Stretching is one of the first instinctual responses to back pain (provided it doesn’t cause more pain). Stretching can help loosen tight muscles when done slowly and without forcing it.
Regular back stretches will not only help resolve your current issues, but help prevent future back problems.
2. Stand/Sit up Straight
As mentioned above, staying in the same position for extended periods of time is detrimental to your physical health – but it really does a number on your spine. Whether you’re sitting at a desk for most of the day or long hours commuting: do your best to sit up straight!
If you have a desk job, there are several small but effective changes you can make at your workstation. Also: don’t forget to get up and move around at regular intervals.
3. Change your Sleeping Position
This remedy might be the most difficult for some, but your sleeping positing has a huge impact on your back.
For starters: do not sleep on your stomach! Sleeping on your back is best, but if you are more comfortable on your side you can further reduce lower back pain by placing a pillow between your knees.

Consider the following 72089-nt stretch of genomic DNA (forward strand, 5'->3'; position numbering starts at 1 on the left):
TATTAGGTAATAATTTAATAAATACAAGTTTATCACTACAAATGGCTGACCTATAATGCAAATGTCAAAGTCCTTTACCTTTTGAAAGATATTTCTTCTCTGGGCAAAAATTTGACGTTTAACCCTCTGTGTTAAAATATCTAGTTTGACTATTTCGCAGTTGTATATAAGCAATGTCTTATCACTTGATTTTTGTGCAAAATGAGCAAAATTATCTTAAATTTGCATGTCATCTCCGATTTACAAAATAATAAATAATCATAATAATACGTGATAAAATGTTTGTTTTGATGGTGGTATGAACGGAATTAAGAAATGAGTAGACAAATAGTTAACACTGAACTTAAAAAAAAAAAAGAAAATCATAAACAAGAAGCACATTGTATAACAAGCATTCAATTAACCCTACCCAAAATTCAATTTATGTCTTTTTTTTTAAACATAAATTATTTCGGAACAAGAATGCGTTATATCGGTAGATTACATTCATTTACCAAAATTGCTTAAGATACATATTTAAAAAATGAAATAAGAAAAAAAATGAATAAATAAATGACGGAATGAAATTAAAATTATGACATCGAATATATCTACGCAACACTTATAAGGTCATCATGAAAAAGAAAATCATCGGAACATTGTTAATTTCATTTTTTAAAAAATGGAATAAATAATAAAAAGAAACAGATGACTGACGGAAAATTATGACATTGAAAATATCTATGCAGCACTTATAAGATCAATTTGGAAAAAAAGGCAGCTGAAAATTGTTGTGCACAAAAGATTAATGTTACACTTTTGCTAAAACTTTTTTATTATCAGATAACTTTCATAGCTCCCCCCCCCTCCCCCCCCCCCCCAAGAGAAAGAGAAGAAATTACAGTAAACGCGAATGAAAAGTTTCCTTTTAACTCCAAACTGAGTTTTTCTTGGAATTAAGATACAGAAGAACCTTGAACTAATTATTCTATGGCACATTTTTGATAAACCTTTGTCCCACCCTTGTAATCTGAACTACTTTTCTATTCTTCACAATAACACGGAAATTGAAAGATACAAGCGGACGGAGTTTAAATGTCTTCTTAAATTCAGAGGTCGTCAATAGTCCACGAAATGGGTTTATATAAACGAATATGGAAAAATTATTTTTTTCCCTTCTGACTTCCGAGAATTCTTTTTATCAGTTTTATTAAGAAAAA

Clinical studies show that back pain sufferers who receive regular massages report less back pain than those who don’t. Around half of these individuals report substantial back pain relief.
You don’t necessarily need a full body massage either – targeted massage is reported to work just as well. Don’t have the time or resources for a professional massage? Grab a tennis ball and be your own massage therapist.
There’s a reason acupuncture has been around for millennia: it works. According to clinical studies, acupuncture is effective in treating chronic back pain. (5)
It is particularly effective in those that find conventional treatments ineffective. Due to the intricacies of acupuncture, be sure to get treatment from a qualified practitioner.
6. Muscle Rubs and Ointment